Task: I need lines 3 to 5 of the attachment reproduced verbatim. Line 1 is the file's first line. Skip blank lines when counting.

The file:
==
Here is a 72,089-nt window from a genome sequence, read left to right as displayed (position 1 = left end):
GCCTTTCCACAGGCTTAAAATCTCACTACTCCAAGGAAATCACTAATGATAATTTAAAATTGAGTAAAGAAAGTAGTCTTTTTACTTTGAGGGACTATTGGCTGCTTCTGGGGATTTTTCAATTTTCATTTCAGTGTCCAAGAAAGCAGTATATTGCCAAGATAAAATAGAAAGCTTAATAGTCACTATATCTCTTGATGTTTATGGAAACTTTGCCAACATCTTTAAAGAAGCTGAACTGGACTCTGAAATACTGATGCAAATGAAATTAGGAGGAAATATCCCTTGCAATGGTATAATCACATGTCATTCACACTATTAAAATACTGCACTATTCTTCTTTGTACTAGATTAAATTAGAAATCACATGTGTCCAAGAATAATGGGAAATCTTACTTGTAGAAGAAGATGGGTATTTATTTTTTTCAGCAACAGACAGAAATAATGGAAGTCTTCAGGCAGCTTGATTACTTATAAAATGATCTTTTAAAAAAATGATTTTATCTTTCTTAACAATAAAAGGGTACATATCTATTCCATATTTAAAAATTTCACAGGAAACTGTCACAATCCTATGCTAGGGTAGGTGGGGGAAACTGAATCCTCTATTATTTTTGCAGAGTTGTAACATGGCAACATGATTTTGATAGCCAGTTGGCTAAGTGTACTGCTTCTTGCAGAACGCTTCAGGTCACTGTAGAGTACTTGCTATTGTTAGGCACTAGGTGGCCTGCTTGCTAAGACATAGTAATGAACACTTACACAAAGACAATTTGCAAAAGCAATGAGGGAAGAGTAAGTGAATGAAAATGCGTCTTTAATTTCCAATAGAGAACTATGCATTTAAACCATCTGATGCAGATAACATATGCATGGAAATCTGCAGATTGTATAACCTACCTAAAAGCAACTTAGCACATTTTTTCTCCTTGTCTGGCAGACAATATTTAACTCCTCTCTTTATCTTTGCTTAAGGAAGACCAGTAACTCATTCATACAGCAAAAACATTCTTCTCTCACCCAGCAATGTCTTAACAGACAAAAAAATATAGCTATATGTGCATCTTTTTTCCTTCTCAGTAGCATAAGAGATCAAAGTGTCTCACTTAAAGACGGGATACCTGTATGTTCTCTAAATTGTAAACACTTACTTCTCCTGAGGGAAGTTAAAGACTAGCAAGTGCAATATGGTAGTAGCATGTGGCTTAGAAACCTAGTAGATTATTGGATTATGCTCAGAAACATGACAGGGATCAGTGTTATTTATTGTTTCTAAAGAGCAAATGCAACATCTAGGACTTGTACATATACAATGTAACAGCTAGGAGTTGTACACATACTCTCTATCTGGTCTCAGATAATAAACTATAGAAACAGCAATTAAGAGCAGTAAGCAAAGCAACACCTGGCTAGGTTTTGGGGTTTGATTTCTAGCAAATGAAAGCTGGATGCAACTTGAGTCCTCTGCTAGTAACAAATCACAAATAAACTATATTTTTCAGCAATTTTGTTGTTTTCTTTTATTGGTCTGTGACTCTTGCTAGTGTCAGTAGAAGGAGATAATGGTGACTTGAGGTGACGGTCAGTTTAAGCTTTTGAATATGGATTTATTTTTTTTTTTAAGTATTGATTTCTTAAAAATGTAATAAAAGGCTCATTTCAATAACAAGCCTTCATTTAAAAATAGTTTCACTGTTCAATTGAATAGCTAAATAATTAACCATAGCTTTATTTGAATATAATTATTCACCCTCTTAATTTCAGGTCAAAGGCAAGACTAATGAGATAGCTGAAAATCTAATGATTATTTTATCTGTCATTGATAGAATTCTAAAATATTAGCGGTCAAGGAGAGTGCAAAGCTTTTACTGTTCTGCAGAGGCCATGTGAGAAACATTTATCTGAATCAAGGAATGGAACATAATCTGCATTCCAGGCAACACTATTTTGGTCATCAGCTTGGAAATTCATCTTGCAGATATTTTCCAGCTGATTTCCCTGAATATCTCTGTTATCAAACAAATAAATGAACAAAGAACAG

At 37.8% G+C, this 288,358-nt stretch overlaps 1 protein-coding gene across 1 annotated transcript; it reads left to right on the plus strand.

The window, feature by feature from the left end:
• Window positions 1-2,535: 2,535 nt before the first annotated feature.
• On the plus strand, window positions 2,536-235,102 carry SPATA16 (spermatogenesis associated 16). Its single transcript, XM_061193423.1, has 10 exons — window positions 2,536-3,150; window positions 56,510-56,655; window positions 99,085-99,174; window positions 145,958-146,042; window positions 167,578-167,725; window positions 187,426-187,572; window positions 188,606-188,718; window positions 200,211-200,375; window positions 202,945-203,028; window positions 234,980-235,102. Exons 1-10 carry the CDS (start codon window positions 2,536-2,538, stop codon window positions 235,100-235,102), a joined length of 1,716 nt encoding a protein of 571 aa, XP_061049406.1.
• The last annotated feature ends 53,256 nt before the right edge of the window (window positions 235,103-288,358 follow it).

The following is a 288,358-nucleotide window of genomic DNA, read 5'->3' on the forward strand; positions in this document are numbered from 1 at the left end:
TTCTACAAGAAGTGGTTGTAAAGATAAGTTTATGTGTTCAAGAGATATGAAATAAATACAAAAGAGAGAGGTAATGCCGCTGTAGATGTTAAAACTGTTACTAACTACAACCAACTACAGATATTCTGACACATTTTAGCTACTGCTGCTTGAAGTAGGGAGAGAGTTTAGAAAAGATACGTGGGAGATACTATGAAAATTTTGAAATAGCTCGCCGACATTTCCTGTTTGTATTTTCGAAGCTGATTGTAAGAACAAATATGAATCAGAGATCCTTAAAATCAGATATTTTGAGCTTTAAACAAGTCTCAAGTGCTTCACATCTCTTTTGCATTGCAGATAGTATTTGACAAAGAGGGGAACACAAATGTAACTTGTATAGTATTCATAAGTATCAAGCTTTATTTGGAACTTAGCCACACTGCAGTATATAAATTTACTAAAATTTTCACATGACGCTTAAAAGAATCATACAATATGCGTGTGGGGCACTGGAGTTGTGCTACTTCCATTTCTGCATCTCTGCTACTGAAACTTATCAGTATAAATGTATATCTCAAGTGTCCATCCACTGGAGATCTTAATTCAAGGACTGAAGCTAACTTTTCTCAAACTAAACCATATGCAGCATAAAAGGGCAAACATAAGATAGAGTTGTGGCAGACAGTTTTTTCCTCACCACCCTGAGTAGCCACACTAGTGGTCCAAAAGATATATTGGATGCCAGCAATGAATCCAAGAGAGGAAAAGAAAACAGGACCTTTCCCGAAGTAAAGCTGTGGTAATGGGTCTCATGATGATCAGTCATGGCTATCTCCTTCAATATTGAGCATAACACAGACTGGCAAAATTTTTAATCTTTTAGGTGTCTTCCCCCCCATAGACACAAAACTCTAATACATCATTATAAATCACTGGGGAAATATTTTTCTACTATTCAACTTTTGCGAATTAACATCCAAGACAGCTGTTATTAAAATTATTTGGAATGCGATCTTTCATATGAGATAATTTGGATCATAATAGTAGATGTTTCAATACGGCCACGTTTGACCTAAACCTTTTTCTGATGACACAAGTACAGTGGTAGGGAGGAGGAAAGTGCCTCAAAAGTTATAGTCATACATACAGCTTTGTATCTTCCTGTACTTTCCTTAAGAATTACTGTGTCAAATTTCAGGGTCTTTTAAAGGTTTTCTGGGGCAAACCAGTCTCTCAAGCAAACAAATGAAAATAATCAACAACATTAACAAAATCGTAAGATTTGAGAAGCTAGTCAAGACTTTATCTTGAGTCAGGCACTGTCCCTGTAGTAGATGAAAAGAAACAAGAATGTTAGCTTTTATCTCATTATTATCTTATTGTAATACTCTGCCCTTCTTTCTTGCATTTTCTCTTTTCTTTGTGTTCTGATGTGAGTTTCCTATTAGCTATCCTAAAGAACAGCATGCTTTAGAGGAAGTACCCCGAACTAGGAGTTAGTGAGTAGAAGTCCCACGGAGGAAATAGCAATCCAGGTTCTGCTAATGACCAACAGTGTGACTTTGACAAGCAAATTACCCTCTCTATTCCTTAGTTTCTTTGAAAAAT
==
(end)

At 37.8% G+C, this 288,358-nt stretch overlaps 1 protein-coding gene across 1 annotated transcript; it reads left to right on the plus strand.

The window, feature by feature from the left end:
• Window positions 1-2,535: 2,535 nt before the first annotated feature.